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2018 Derringer Finalist William Burton McCormick

I'm a member of the Short Mystery Fiction Society, an informal association of writers, publishers, and fans that has kept mystery & crime short stories in the public eye since 1996. On April 15, the Society announced the finalists for its 2018 Derringer Awards. Members are voting to determine the winners, to be announced May 15.

In the meantime, as I did last year, I'm inviting the finalists for interviews. If you'd like to participate, email me your answers to the same following questions.

William Burton McCormick
Published widely and worldwide, Bill McCormick is up for the Best Long Story Derringer (4,001—8,000 words) with the chilling "Matricide and Ice Cream" from The CWA Anthology of Short Stories: Mystery Tour (November 2017).

Describe your story in up to 20 words.

An American man bumps off his mother on a Ukrainian train. It seems the perfect crime until another passenger starts snooping-around.

What were the most difficult and most enjoyable parts of writing the story?

The story was inspired when I was stuck on a slow-moving Ukrainian train on the hottest day in the country's history in 2015. So, enduring that was pretty difficult. As was explaining to Mom that I was writing a story called "Matricide". Fortunately, I was forgiven. (Though she may never take a train trip with me again).

The most enjoyable thing was seeing it in print. And getting compliments on its accuracy from my Ukrainian friends who’ve read it. Especially blondes.

Do you have a story about how your story came to be published?

Not really. At every Crime Writers' Association conference, I pestered Martin Edwards about any anthologies coming out. I think I wore the poor guy down, and when they did publish one, he had to accept my story just so I’d bugger off. :) Great guy, Martin. He endures loud, overbearing Americans very well.

How does it feel to be a Derringer finalist?

This is my fifth time being a finalist and it feels better every time. A thrill and honor just to be nominated. That said, I do wonder what it’ll be like to win once. Would it feel good? Or maybe everything goes kinda numb and black? And then you wake up on the floor, find it was all a dream, and John Floyd has won all the Derringers again this year, having published 3,000 stories in 2017. :) Love ya, John.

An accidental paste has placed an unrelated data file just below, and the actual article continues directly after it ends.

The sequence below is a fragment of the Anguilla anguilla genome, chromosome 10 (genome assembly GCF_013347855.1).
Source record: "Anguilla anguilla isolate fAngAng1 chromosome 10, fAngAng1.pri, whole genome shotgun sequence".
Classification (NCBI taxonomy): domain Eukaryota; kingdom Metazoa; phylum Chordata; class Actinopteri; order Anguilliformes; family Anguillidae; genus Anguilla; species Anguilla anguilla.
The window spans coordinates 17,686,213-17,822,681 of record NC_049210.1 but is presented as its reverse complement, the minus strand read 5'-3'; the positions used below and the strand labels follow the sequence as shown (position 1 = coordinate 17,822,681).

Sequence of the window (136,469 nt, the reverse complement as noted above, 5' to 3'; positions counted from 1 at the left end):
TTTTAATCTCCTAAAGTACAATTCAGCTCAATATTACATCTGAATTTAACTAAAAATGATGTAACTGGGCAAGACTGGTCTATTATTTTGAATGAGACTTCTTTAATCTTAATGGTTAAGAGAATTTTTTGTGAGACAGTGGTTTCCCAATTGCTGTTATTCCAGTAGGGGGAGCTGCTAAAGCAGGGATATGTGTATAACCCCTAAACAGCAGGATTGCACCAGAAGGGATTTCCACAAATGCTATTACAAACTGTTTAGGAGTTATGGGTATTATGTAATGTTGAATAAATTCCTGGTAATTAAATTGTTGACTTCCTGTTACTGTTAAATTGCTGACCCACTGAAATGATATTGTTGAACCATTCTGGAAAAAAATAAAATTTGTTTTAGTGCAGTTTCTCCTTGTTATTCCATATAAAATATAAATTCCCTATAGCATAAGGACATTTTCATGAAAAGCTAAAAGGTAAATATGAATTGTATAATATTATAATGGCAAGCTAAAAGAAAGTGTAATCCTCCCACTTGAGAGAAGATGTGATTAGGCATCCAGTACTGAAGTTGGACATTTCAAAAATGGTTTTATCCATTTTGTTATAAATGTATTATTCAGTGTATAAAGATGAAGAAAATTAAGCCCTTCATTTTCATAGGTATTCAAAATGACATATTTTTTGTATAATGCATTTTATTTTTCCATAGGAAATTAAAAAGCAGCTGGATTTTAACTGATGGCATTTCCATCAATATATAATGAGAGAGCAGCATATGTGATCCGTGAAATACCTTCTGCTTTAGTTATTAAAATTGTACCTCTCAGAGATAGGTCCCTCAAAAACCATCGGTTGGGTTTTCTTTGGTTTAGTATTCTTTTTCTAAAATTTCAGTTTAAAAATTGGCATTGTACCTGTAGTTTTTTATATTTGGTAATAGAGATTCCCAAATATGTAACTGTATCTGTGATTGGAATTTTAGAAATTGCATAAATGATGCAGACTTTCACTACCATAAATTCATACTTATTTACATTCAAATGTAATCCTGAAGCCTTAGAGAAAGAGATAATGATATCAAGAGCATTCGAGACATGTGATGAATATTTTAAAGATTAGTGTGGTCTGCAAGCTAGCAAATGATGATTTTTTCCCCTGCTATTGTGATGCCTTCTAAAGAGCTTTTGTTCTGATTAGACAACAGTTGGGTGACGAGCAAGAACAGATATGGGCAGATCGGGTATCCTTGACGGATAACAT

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I'm a member of the Short Mystery Fiction Society, an informal association of writers, publishers, and fans that has kept mystery & crime short stories in the public eye since 1996. On April 4, the Society announced the finalists for its 2019 Derringer Awards. A vote of the membership will determine the winners, to be announced in May.

In the meantime, I'm inviting the finalists for interviews. If you'd like to participate, email me your answers to the same following questions.

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Describe your story in up to 20 words.

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What were the most difficult and most enjoyable parts of writing the story?

2019 Derringer Finalist Alan Orloff

I'm a member of the Short Mystery Fiction Society, an informal association of writers, publishers, and fans that has kept mystery & crime short stories in the public eye since 1996. On April 4, the Society announced the finalists for its 2019 Derringer Awards. A vote of the membership will determine the winners, to be announced in May.

In the meantime, I'm inviting the finalists for interviews. If you'd like to participate, email me your answers to the same following questions.

Alan Orloff is a Derringer finalist for the second year in a row. His story, "Dying in Dokesville", is one of four from Malice Domestic 13: Mystery Most Geographical contending this year for the Best Short Story Derringer (stories ranging from 1,001 to 4,000 words). Good luck to all.

Describe your story in up to 20 words.

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